Thursday 22 August 2019

Son rises to occasion on new dawn for Tottenham

Tottenham 2-0 Crystal Palace

Tottenham Hotspur striker Son Heung-Min celebrates after scoring the opening goal. Photo: AFP/Getty Images
Tottenham Hotspur striker Son Heung-Min celebrates after scoring the opening goal. Photo: AFP/Getty Images

Miguel Delaney

A wait has ended, and a weight has gone with it. Tottenham Hotspur found their way home and thereby got up and running again.

This first match at the stunning new stadium also brought a first win in six matches and almost two months, even if this win over Crystal Palace was a lot less than stunning. It was instead rather attritional, and never the kind of carnival the joyous opening ceremony suggesting it was might be.

That was somewhat inevitable because of both the opposition and the very nature of the occasion, but won't matter in the long run, nor in the records.

What really matters is that they opened the ground with a win, and also went one step closer to ensuring it stays a Champions League stadium for next season by staying in the top four. What matters even more was that they fought their way through a defiant Palace, and out of this recent bad run.

Mauricio Pochettino, Manager of Tottenham Hotspur celebrates victory with Lucas Moura. Photo: Getty
Mauricio Pochettino, Manager of Tottenham Hotspur celebrates victory with Lucas Moura. Photo: Getty

Through that, the scorer of the first goal could not have been much more fitting. It is the relentlessness of Son Heung-Min that has characterised much of their season so far, and it was that which characterised the famous first goal at this stadium, before Christian Eriksen made the win secure.

A beaming-again Mauricio Pochettino will know not to take it for granted. One of the under-appreciated challenges with nights like this for the team involved is if they don't get that early goal. Then, all of that energy tends to go nowhere, and an occasion can develop into a proper struggle.

That is what happened, with all of it exacerbated by Spurs' recent form and Palace's recent away record. Roy Hodgson's side had claimed 13 points from the last 18 on the road, with the only defeat a narrow 4-3 loss to Liverpool.

Doubtless

Spurs' midfielder Christian Eriksen (R), Lucas Moura (C) and Toby Alderweireld (L) celebrate on the pitch. Photo: AFP/Getty Images
Spurs' midfielder Christian Eriksen (R), Lucas Moura (C) and Toby Alderweireld (L) celebrate on the pitch. Photo: AFP/Getty Images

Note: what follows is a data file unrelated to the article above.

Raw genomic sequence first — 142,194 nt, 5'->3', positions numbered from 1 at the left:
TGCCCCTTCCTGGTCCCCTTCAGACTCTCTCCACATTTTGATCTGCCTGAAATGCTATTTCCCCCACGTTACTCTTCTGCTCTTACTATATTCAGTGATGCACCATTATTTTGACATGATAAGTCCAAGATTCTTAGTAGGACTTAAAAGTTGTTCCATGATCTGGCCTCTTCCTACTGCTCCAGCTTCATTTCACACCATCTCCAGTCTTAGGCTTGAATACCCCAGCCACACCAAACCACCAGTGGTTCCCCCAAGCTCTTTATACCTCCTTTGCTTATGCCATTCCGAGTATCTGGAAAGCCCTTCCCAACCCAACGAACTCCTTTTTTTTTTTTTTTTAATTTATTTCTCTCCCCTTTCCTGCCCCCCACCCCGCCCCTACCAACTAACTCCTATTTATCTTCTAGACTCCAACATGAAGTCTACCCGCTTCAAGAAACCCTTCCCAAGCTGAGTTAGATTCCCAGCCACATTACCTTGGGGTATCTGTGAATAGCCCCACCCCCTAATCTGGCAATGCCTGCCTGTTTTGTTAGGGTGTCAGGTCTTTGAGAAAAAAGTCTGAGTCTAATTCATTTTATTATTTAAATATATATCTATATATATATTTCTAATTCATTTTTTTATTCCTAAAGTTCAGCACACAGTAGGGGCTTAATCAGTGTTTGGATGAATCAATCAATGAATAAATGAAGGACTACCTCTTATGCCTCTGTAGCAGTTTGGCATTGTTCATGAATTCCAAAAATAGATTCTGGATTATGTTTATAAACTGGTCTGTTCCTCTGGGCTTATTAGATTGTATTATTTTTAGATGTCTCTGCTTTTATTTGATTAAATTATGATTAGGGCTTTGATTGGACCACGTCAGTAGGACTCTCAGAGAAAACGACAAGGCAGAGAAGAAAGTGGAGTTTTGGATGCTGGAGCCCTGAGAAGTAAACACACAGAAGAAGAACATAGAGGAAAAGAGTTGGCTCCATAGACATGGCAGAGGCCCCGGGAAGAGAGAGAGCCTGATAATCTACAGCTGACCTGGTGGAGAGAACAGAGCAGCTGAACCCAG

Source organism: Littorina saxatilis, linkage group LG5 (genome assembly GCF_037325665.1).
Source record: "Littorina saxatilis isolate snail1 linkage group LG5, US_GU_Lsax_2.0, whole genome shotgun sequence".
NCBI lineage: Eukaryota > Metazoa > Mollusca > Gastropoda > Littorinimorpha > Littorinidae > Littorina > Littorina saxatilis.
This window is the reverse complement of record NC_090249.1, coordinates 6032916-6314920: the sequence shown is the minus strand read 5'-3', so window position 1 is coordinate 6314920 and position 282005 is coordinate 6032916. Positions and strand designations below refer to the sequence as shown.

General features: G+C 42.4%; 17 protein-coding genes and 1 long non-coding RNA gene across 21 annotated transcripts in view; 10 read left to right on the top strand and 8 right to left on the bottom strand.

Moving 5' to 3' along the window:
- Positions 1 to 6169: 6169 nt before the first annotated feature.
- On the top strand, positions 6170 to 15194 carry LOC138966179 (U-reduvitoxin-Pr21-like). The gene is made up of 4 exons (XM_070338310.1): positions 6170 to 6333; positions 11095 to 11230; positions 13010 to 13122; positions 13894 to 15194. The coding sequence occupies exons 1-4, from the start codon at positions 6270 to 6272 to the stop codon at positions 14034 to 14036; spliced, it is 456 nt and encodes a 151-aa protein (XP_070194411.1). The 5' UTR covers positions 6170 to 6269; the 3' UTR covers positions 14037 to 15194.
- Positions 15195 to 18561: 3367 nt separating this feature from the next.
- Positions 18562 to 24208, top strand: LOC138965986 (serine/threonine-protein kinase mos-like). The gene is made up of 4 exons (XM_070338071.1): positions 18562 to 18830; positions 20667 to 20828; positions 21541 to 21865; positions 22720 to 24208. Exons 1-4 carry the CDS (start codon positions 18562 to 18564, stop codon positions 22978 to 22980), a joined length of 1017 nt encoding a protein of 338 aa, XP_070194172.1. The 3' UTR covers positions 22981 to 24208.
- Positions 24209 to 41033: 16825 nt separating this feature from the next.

In that, they were probably the worst possible opposition for such an occasion, at the worst possible time, and against the worst possible manager. Hodgson would doubtless have taken some joy in, well, taking the joy out of Spurs' big night.

His tactics were just never going to let this become "the party" that Pochettino had promised beforehand. It was going to be a battle.

That was signalled when Dele Alli went in fairly abrasively on Luka Milivojevic in the first half. He was booked for that and somewhat lucky not to become the player to receive the first red card at this stadium, with that the feeling when he went down rather easily in the box moments later. Andre Marriner, however, waved play on.

That was something Palace were making it difficult to do, and it was hard not to think some of Alli's actions stemmed from frustration. You could feel it in the crowd. There were periods before the opening goal when the otherwise boisterous support went quiet as they waited for the moment, only to get mocked by the away fans chanting "is this the Emirates?"

Spurs had so much of the ball and so much of the play, but not much to show for it. They best they could offer were long shots and set-pieces.

Hodgson's narrow formation was naturally squeezing the space. That is an approach that has brought a lot of success against the top six this season, but has always carried a certain risk.

It can be susceptible to surging wide players, if you just get the right break. That was precisely what happened.

The problem, however, stemmed from the centre. After his side had been so tough to break down, Milivojevic too easily lost the ball to Eriksen, who found Son in space outside. The Korean cut inside and, with Palace players trying to get across to block the shot, his effort cannoned off Milivojevic and went in.

That it happened right in front of the spectacular South Stand, already renamed the White Wall, made it all the more special. It was the release they'd been waiting for. And not just for the team. Also for Eriksen.

On 80 minutes, he got his first goal since February 10, which also happened to be the date of their last win in the Premier League.

That bad run has finally been ended. That wait has finally been ended. The Spurs have come marching home, and started marching up the league again.

Independent News Service

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